For many years proper treatment of the gums and attachment processes was never thought of since most concern was that of losing teeth due to caries. As the population was primarily young and good dental care comparatively new, little thought was given to that part of the population that was experiencing different problems with their teeth. But, recently, as the population started to age, and dental care became possible for more people, and, as more people kept their teeth into later middle and old ages, awareness reached both the profession and people generally, that much can be done to prevent people from losing their teeth at a later age due to gum disorders. This movement has been slow in coming and treatment and awareness was more narrowly restricted than at present. Recent events indicate that treatment has still been geared for the younger person, with processes such as flouridation, and that a definite need has arisen for a more useful toothbrush that can not only clean the teeth but also keep the older person's gums healthy. Most people realize today that cosmetically, nutritionally and functionally, natural teeth are far superior to dentures.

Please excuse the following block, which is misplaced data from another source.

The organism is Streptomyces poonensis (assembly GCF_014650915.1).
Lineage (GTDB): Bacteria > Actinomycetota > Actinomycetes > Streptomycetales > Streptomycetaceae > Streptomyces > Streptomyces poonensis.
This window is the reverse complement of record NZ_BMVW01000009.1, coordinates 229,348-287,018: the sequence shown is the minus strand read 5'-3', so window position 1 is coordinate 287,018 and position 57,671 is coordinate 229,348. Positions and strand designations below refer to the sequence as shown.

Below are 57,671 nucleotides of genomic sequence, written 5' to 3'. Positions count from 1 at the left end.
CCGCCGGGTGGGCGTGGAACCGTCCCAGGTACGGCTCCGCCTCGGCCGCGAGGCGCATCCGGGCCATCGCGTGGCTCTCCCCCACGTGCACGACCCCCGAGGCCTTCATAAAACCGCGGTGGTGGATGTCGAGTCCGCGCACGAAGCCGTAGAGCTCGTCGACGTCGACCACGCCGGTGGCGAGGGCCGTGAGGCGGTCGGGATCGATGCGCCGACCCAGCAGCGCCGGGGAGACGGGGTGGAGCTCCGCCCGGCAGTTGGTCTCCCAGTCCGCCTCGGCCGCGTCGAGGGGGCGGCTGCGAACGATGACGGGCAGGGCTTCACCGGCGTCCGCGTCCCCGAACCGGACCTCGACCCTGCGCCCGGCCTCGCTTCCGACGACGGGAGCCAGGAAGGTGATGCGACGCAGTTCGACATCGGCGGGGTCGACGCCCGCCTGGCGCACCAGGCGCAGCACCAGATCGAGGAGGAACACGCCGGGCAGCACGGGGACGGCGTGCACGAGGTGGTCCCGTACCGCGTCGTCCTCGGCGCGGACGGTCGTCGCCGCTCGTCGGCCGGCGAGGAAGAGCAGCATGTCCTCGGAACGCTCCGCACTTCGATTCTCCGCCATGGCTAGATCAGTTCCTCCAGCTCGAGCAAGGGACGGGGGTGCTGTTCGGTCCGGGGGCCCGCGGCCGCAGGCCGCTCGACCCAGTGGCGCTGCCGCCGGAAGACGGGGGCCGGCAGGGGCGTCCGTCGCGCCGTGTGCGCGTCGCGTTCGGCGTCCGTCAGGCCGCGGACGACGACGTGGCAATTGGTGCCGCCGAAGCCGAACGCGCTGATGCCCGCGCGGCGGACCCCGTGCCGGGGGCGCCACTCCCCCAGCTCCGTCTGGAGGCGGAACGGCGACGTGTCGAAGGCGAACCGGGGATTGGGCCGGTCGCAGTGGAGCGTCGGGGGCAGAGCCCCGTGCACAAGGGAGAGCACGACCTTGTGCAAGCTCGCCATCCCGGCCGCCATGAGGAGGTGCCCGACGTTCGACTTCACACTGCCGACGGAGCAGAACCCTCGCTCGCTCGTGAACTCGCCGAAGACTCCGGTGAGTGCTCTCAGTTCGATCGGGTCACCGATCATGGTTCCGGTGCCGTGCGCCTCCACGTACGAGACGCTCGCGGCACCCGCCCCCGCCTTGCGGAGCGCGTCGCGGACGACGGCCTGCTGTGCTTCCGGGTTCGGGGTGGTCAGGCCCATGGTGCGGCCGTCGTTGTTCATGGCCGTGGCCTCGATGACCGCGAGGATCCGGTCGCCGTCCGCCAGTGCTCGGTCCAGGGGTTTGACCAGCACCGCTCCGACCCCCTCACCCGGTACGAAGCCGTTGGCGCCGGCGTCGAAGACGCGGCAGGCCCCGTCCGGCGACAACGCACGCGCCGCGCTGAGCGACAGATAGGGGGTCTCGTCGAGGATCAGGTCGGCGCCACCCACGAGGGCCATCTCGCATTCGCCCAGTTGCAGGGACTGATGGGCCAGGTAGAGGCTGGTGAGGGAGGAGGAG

b. Description of the Prior Art
There have been many attempts to improve the bristles on a toothbrush over the past years. But this was mostly for the better brushing of the teeth with little thought concerning the soft tissue surrounding the teeth. There was scant concern for the abrading and irritating of the gums and other soft tissues. Many of the patents in this area are of foreign origin. In Great Britain Pat. No. 19408, an early patent, a wedge is formed separately from the main group of bristles which wedge was meant to clean between the teeth.